________________ CM . . . . Volume XXIII Number 38. . . .June 9, 2017

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Jokes for Canadian Kids.

David MacLennan.
Edmonton, AB: Folklore, 2010.
231 pp., trade pbk., $14.95.
ISBN 978-1-926677-45-3.

Subject Headings:
Canadian wit and humor (English).
Riddles, Juvenile.
Canada-Humor-Juvenile literature.

Grades 3-8 / Ages 8-13.

Review by Dave Jenkinson.

***½ /4






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Christmas Jokes for Kids.

David MacLennan. Illustrated by Peter Tyler and Roger Garcia.
Edmonton, AB: Folklore, 2013.
240 pp., trade pbk., $14.95.
ISBN 978-1-926677-91-0.

Subject Headings:
Wit and humor, Juvenile.
Christmas-Humor-Juvenile literature.

Grades 3-8 / Ages 8-13.

Review by Dave Jenkinson.

***½ /4

   

excerpts:

A man walks into the doctor’s office with a zucchini in his left ear, a carrot in his right ear and a cucumber up his nose.

“What’s wrong with me, doc?” asks the man.

It’s a simple diagnosis,” replies the doctor. “You’re not eating properly” (From the chapter “Grownups Are Weird” in Jokes for Canadian Kids.)

Winter driving

Young Anne has just learned to drive and leaves work early on Christmas Eve because of the awful winter roads. It is the worst blizzard Winnipeg has seen in decades. She has a hard time finding her car as she walks to the parking lot. She finally finds it, and, as the car is warming up, she wonders whether she will make it home in time to celebrate Christmas with her family. Anne suddenly smiles to herself as she recalls her dad’s advice. “If caught in a blizzard,” he always told her, “follow the snowplow.”

As luck would have it, a snowplow drives by at that very instant, and Anne begins to follow it.

An hour later, the snowplow parks, and the driver gets out to talk to Anne. He tells her that he has noticed she is following him for several miles. Anne smiles at the driver and tells him about her father’s advice of how to drive in a blizzard.

The driver smiles back at Anne and tells her she can follow him as long as she likes, but that he has now finished the Walmart parking lot and he is moving on to the Home Depot next. (From the chapter “Parents and Other Adults at Christmas” in Christmas Jokes for Kids.)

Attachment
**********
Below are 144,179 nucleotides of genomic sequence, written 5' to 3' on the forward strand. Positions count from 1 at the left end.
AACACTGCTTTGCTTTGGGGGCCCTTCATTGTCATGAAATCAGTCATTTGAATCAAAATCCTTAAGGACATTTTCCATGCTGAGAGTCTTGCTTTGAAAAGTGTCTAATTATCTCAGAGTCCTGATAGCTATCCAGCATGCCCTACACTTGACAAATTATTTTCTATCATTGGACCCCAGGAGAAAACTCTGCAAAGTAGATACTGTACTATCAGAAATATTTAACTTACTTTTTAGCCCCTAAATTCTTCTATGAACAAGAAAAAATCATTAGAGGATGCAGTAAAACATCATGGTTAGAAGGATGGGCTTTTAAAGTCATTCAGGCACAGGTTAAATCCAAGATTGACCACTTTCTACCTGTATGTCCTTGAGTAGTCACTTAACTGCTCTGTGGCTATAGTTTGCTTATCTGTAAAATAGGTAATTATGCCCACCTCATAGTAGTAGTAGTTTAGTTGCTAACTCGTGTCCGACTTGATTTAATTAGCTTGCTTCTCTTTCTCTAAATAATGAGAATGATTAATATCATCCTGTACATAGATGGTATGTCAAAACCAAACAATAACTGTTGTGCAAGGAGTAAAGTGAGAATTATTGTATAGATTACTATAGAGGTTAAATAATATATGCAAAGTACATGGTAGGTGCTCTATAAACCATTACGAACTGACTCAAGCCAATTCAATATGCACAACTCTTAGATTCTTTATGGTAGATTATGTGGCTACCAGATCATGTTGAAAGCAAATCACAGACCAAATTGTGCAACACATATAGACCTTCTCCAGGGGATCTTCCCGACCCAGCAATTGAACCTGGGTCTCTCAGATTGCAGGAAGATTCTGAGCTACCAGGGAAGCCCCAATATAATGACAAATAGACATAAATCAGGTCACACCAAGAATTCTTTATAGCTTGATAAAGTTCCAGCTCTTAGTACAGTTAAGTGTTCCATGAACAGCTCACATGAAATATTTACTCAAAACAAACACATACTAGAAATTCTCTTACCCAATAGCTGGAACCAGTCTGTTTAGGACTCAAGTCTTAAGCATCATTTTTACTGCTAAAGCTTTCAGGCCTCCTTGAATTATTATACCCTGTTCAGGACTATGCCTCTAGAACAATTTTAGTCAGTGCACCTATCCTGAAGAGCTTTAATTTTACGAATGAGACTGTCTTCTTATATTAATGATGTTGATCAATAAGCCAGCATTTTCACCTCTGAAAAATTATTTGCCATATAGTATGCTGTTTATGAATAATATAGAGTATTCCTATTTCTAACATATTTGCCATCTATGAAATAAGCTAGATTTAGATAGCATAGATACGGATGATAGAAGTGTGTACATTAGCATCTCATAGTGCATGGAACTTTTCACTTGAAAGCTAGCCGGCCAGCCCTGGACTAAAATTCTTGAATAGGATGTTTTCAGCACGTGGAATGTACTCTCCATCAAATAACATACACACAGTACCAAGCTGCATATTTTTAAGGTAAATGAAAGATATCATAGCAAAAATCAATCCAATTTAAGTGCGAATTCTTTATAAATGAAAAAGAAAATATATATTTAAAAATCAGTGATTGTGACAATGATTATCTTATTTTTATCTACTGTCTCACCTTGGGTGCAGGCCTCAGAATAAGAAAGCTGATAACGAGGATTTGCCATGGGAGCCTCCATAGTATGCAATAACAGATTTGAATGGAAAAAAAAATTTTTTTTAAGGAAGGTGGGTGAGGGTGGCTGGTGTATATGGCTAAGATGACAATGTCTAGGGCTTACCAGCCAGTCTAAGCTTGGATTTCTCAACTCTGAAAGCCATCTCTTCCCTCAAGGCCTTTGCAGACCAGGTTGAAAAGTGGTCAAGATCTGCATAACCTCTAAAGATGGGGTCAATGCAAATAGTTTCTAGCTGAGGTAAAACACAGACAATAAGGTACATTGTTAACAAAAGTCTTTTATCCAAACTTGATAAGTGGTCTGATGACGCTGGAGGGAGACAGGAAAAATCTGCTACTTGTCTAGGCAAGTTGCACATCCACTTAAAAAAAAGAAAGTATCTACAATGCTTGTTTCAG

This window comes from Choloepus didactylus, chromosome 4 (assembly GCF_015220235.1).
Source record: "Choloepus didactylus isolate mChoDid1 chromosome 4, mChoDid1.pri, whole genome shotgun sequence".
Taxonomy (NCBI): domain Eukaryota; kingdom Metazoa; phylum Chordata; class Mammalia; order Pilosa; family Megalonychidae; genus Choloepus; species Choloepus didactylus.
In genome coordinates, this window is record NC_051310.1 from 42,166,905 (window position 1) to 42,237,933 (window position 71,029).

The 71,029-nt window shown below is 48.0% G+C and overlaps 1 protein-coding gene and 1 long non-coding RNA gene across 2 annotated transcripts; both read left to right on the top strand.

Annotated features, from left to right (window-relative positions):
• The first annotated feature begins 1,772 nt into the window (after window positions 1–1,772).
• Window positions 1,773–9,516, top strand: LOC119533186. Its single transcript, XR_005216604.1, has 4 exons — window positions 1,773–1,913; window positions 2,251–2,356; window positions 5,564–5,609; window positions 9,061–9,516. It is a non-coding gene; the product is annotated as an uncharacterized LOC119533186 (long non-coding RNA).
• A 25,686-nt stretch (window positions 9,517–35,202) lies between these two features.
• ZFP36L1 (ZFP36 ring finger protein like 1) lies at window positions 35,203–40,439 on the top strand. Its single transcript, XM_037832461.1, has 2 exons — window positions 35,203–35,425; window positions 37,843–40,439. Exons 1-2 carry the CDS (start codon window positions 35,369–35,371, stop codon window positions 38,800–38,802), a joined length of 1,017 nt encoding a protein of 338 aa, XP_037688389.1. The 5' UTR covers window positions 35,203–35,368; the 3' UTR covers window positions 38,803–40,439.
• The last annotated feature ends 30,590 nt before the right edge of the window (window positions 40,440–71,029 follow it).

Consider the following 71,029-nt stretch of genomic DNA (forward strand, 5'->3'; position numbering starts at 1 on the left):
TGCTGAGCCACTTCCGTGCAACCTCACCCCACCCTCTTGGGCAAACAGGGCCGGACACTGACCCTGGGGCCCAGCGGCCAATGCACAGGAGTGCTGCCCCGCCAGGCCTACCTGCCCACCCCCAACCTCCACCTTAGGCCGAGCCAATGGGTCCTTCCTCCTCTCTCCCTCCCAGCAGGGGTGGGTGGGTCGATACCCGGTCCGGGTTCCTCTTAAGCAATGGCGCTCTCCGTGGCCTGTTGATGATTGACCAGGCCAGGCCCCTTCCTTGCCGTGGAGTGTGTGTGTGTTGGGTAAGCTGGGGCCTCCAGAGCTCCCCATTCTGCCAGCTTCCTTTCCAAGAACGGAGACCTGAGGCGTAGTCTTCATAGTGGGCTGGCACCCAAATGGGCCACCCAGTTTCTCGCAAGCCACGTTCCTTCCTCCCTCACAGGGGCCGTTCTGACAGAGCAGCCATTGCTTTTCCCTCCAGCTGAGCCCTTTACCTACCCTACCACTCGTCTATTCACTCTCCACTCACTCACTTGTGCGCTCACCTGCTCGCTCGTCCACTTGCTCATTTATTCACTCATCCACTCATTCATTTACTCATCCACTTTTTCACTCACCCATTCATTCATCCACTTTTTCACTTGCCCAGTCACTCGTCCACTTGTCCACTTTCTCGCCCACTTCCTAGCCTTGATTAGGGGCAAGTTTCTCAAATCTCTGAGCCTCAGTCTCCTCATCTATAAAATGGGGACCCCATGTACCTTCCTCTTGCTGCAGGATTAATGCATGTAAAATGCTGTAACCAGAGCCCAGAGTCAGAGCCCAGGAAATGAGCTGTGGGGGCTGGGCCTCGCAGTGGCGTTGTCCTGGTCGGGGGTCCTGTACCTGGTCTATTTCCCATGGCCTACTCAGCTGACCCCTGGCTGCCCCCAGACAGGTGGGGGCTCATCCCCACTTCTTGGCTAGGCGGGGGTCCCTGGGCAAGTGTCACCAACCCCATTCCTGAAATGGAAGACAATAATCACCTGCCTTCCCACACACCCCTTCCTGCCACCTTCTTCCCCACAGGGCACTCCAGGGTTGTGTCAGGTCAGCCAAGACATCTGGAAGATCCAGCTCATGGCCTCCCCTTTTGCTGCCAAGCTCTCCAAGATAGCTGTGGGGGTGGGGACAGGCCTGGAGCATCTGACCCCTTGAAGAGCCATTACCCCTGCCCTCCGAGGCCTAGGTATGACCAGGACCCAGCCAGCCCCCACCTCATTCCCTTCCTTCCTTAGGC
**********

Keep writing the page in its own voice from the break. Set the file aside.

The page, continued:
Given the reported health benefits of laughter, reading Jokes for Canadian Kids and Christmas Jokes for Kids should perhaps be considered to be part of the wellness program for children under your care. On the other hand, your own emotional state might be challenged by the repeated requests to respond to another knock-knock joke, to try to answer yet another riddle or to listen to just one more one-liner from one of your students, young patrons or even your own child. Both books are divided into 14 thematic chapters, such as “What Did You Just Say?”, “Parents Don’t Get It” and “Sports Jokes” in Jokes for Canadian Kids and “Santa, Mrs. Claus and the Reindeer”, “Christmas Presents” and “Parents and Other Adults at Christmas” in Christmas Jokes for Kids (which interestingly has a chapter labelled “Hanukkah Humour”), with the content of the humour in each chapter being connected to the theme.

     Each of the books will appeal to a broad age audience as the jokes range widely in their level of sophistication and, sometimes, their expectation of prior knowledge. For example, younger readers might not get:

The Nasville Predators have apparently set up a call centre for fans who are troubled by their current form. The number is 1-800-10-10-10. Calls are charged at a peak rate for overseas users. Once again, that number is 1-800-won-nothing-won-nothing-won-nothing. [As an aside, given the Preds 2017 Cup playoff run, perhaps the Colorado Avalanche’s name should be substituted in a current telling.]

     However, there’s lots of humour for even the youngest end of the intended audience, with riddles such as:

Q: What do elves learn in school?
A: The elf-abet..

     or Knock-Knock jokes like:

Knock, knock!
Who’s there?
Hannah!
Hannah who?
Hanna partridge in a pear tree!

     and groaners, including:

A leopard keeps trying to escape from the zoo, but he is never successful. He is always spotted.

     Not meant to be read cover-to-cover, Jokes for Canadian Kids and Christmas Jokes for Kids invite browsing and revisiting as the short and long humour pieces are intermingled.

     Must-buys for home collections and enticing fare for reluctant readers.

Highly Recommended.

Dave Jenkinson, CM’s editor, lives and laughs in Winnipeg, MB.

To comment on this title or this review, send mail to cm@umanitoba.ca.

Copyright © the Manitoba Library Association. Reproduction for personal use is permitted only if this copyright notice is maintained. Any other reproduction is prohibited without permission.
Published by
The Manitoba Library Association
ISSN 1201-9364
Hosted by the University of Manitoba.
 

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